Congress

Senators press census chief on cyber, outreach fears

After citizenship question abandoned, worries continue

Sen. Gary Peters, D-Mich., arrives in the Capitol building for a vote on April 10, 2018. (Bill Clark/CQ Roll Call)

The Census Bureau’s chief on Tuesday pushed back on concerns about cyberattacks and outreach in rural areas in testimony before the Senate Homeland Security and Governmental Affairs Committee.

In the first congressional testimony by a bureau official since the Trump administration dropped a citizenship question from the 2020 census, the issue was only briefly addressed. Senators instead focused on the implementation of the count next year, which will be the first to rely primarily on online responses. That change has raised fears of cyber intrusions and technology shortfalls.

[Trump steers again toward Supreme Court with census citizenship executive order]

Census Bureau Director Steven Dillingham acknowledged limitations to the census online response option, and said the bureau will need to lean on local groups where internet availability is limited and the population is harder to count.

“We cannot conduct this census without the partnerships and the people helping us,” Dillingham said.

Dillingham frequently leaned on what he called “trusted voices” in local communities when faced with questions about how to count people on tribal reservations, rural areas and in inner cities.

“We need efforts at the grocery store, we need people at the churches,” Dillingham said.

Two of the panel’s Democrats, Committee ranking member Sen. Gary Peters, of Michigan, and Sen. Jacky Rosen, of Nevada, got into extended exchanges with Dillingham over the agency’s preparations for a cyberattack or misinformation campaign. After the hearing, Peters told CQ he was “encouraged” by Dillingham’s answers that they’ve taken steps to minimize those risks, but there’s more to watch out for.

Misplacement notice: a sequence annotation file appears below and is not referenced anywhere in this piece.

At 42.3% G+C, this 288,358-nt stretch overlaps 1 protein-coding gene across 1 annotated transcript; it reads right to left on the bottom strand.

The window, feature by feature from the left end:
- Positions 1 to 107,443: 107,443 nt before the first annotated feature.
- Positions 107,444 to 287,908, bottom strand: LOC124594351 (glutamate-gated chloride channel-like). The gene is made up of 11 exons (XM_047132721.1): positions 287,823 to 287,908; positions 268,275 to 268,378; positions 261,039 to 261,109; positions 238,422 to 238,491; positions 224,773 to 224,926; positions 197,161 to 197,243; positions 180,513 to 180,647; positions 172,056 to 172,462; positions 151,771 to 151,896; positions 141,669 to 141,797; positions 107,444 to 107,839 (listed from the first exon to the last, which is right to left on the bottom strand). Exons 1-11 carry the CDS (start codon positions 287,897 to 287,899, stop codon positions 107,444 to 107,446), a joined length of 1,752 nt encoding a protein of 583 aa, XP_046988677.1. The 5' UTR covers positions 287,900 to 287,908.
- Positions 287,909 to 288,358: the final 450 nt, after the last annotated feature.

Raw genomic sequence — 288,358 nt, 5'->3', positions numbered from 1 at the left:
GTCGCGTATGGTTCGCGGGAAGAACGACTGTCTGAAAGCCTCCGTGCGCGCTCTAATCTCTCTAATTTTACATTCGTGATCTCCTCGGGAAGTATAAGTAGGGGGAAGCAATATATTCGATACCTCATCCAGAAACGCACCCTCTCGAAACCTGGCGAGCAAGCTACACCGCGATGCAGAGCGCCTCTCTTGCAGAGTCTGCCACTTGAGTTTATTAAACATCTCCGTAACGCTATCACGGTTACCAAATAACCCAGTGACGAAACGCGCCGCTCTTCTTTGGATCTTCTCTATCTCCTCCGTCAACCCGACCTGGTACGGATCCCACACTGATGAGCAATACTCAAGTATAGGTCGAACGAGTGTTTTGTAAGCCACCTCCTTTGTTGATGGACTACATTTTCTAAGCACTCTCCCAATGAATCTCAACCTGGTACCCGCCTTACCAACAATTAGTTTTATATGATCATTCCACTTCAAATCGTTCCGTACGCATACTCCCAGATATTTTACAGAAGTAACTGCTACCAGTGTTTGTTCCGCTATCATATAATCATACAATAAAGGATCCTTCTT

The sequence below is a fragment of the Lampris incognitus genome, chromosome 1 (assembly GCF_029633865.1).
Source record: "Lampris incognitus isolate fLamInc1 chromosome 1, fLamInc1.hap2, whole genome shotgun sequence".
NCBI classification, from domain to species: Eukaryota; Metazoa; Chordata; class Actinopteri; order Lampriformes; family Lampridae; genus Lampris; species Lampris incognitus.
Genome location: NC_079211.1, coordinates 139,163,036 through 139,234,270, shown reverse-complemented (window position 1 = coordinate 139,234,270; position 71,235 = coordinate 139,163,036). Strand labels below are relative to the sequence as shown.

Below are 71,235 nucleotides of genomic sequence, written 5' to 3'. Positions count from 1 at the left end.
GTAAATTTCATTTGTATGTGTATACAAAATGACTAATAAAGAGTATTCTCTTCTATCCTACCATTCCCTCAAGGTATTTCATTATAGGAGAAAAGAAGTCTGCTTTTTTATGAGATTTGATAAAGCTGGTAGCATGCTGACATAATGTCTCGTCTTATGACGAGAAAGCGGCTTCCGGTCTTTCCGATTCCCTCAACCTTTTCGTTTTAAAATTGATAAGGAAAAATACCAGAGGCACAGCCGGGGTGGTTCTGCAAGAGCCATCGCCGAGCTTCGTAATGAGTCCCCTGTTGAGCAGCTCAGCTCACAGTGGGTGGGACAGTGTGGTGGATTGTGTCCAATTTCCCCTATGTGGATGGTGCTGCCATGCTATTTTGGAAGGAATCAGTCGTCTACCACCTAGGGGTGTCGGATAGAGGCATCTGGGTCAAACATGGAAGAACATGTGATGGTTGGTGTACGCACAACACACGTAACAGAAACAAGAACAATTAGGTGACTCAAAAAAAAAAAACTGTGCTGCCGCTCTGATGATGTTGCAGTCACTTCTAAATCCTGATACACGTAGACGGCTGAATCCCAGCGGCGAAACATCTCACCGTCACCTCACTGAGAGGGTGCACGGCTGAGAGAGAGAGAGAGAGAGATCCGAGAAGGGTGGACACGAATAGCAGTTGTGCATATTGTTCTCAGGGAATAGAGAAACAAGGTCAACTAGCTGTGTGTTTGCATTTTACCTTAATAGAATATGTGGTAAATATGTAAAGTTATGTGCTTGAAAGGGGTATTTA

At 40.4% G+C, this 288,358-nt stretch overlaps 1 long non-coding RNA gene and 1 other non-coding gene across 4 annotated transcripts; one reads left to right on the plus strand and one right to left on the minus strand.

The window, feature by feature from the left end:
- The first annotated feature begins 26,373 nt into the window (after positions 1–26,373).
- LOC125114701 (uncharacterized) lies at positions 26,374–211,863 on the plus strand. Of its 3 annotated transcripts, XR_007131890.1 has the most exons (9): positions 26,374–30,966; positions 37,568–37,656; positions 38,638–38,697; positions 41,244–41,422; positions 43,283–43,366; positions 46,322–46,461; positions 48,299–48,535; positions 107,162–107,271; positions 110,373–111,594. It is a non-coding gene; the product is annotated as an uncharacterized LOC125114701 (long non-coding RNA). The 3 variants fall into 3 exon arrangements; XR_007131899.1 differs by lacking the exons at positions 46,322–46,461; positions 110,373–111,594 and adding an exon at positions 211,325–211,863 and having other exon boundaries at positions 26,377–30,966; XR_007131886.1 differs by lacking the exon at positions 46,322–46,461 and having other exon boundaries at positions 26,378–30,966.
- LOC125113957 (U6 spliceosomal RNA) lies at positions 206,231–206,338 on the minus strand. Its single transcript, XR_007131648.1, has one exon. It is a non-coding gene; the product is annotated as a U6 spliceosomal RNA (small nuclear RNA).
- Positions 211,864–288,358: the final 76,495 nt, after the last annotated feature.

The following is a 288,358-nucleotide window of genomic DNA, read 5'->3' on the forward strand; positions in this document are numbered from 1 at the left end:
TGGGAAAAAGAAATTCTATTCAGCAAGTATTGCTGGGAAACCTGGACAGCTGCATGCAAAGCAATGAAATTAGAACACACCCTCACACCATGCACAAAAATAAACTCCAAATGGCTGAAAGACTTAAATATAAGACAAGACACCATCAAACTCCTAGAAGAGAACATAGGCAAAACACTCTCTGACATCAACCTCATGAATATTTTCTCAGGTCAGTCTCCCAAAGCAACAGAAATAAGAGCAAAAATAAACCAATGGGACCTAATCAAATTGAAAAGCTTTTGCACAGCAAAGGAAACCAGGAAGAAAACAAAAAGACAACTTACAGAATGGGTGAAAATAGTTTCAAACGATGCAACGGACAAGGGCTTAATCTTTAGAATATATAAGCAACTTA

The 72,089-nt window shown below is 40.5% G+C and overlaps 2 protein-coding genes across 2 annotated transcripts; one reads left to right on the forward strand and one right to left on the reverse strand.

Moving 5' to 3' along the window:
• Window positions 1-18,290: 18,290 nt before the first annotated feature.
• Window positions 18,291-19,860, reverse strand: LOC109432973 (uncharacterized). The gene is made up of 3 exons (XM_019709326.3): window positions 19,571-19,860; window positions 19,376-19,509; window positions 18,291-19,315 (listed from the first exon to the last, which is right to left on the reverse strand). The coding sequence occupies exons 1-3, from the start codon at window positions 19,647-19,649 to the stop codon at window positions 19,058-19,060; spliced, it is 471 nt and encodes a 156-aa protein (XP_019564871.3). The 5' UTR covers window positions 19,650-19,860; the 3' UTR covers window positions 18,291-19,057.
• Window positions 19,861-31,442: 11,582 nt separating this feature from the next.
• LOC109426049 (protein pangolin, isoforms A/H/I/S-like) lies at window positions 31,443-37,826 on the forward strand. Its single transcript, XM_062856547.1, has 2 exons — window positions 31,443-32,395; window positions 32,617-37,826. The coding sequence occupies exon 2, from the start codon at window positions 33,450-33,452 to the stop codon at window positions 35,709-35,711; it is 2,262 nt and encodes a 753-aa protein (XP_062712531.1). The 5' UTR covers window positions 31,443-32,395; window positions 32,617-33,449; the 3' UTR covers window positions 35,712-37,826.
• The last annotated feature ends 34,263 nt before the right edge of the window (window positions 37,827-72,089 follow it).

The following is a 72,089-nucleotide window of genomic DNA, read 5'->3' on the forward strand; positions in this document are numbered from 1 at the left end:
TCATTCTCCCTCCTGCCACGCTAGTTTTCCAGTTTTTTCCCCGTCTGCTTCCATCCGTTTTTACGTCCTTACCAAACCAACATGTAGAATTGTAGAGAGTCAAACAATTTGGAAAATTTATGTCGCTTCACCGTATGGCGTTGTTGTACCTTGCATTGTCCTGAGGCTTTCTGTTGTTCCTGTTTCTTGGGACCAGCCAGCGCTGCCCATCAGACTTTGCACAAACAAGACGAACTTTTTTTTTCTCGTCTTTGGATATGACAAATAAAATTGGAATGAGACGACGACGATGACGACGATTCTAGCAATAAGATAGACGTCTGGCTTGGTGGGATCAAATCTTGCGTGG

“We have to watch every step because I still have major concerns,” Peters said. “Cybersecurity is critical, misinformation campaigns I’m concerned about, and really the hard-to-reach population, especially with the move to online [responses] we have to make sure all of them are counted.”

Republicans on the panel appeared relieved after comments by Dillingham and testimony from Government Accountability Office witnesses. “I do leave this hearing feeling a lot better about the census, said panel Chairman Ron Johnson, a Wisconsin Republican.

A director of the GAO’s strategic issues team, Robert Goldenkoff, said “trust, but verify” that the census will deal with issues ranging from untested computer systems to catching up with staff hiring.

“I don’t think we are looking at a disaster but I think we are looking at a lot of work and the Census Bureau is doing that,” Goldenkoff said.

Separately, Goldenkoff said the census faces perennial issues that existed before Trump’s push for the citizenship question.

“Even without the current issues going on in the world there still always has been this layer of difficulty of distrust in the government,” Goldenkoff said.

After dominating news of the decennial count for months, senators largely avoided the citizenship question and Dillingham mentioned it only twice. He said the agency is still studying the president’s executive order to have federal agencies collect citizenship data, and he has created an interagency working group to assemble that data.

The second he said that despite the controversy over the citizenship question, which the Supreme Court blocked in a ruling last month, the attention may help participation because “people know now that the census is very important.”

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